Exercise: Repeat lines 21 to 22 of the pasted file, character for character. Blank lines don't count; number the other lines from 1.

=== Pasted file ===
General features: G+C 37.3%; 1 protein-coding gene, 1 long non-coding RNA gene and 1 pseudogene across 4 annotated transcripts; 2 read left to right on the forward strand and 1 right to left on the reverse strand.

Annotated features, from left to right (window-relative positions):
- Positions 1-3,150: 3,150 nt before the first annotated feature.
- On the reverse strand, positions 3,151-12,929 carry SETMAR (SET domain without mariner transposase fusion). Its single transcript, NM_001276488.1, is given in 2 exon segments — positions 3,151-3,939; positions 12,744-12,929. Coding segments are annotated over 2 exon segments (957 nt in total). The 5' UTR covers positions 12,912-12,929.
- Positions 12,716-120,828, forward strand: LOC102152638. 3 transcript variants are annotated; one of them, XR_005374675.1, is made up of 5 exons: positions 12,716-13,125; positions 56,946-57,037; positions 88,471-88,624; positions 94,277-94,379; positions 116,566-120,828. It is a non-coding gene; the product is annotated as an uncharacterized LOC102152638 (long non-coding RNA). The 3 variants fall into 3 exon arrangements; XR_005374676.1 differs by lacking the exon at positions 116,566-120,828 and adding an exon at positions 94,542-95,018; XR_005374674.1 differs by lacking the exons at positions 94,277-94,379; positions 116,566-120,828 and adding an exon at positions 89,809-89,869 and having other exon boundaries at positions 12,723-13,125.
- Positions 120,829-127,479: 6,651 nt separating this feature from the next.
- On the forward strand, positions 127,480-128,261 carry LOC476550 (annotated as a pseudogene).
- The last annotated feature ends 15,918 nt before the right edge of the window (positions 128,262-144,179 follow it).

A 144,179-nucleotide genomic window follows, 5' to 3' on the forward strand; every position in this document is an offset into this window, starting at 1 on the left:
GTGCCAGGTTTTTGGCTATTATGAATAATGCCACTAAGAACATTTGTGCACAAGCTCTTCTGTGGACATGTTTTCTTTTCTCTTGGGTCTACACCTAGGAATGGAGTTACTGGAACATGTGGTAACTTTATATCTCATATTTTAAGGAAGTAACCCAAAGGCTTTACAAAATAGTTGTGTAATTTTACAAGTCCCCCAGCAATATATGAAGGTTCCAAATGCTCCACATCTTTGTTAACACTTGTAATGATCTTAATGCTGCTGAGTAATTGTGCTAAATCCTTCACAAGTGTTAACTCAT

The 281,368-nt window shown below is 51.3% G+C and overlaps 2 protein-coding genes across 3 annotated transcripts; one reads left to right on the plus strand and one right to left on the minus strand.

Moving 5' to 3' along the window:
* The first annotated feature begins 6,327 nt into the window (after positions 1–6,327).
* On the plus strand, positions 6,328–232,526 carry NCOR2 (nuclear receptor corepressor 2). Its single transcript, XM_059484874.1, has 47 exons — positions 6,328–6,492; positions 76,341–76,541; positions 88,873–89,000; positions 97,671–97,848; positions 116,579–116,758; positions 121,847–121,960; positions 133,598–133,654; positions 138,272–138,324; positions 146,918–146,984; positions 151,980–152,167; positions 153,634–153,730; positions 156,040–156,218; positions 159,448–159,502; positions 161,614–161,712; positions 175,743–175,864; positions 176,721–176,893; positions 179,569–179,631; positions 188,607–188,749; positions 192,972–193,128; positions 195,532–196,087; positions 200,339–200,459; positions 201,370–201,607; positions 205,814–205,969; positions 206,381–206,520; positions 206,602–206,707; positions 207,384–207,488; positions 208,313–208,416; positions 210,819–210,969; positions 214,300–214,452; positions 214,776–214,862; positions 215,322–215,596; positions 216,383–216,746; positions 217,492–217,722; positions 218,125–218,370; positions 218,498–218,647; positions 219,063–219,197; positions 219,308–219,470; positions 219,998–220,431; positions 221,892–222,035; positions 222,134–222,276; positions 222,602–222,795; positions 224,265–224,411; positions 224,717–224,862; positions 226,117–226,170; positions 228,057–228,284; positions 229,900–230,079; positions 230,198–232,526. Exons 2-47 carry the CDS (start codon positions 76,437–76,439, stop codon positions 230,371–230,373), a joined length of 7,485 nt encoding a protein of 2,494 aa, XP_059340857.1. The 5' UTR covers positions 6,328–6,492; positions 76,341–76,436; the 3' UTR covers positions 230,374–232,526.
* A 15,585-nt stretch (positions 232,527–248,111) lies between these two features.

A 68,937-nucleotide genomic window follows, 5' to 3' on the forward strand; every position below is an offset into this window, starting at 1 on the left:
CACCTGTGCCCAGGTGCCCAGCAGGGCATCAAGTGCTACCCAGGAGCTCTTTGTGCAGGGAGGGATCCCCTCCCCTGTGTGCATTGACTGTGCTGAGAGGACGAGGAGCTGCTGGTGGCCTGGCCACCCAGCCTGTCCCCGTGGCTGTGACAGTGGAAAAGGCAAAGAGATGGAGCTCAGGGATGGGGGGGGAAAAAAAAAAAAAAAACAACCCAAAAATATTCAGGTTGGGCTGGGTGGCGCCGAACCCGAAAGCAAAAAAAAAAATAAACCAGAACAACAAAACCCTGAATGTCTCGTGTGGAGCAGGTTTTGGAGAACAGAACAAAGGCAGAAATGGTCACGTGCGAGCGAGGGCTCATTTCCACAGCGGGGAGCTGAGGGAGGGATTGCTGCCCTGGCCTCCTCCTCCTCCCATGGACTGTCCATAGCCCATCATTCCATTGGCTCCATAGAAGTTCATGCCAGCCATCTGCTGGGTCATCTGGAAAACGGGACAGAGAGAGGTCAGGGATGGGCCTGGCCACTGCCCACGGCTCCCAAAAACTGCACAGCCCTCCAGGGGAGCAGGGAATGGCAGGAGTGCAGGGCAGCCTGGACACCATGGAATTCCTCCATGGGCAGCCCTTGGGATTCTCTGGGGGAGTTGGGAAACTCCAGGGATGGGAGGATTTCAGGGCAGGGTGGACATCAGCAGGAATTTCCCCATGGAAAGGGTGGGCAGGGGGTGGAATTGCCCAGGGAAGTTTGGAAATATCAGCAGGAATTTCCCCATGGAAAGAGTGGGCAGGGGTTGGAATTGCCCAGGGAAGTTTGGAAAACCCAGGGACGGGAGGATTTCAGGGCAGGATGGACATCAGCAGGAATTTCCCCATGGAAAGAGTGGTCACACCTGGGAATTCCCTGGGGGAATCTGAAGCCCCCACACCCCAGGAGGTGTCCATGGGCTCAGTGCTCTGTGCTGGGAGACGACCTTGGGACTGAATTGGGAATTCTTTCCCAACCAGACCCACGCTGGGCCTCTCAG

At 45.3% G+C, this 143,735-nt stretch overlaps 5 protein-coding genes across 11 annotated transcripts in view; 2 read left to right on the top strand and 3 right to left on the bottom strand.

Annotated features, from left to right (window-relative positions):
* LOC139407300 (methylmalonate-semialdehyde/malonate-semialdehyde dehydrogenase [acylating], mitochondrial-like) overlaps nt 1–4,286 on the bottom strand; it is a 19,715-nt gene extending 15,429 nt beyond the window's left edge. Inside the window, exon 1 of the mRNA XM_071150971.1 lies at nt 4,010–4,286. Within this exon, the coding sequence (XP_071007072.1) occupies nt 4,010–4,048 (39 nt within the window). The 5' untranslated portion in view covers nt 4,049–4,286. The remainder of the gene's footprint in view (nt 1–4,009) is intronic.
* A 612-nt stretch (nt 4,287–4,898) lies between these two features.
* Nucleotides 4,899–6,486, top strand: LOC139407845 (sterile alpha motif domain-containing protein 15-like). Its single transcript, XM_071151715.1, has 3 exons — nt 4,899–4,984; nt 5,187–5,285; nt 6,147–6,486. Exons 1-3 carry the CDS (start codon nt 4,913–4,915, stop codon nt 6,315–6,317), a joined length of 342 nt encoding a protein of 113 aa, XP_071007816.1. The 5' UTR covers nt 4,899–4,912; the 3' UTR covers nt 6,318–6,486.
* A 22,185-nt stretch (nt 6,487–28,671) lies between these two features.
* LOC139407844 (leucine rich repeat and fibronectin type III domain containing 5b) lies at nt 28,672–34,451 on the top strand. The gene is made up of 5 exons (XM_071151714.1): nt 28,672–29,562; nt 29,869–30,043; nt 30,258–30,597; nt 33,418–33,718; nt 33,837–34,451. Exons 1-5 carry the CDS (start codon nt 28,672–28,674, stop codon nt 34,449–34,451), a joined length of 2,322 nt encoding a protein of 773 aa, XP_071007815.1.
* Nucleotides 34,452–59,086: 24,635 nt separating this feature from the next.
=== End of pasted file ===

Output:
* A 612-nt stretch (nt 4,287–4,898) lies between these two features.
* Nucleotides 4,899–6,486, top strand: LOC139407845 (sterile alpha motif domain-containing protein 15-like). Its single transcript, XM_071151715.1, has 3 exons — nt 4,899–4,984; nt 5,187–5,285; nt 6,147–6,486. Exons 1-3 carry the CDS (start codon nt 4,913–4,915, stop codon nt 6,315–6,317), a joined length of 342 nt encoding a protein of 113 aa, XP_071007816.1. The 5' UTR covers nt 4,899–4,912; the 3' UTR covers nt 6,318–6,486.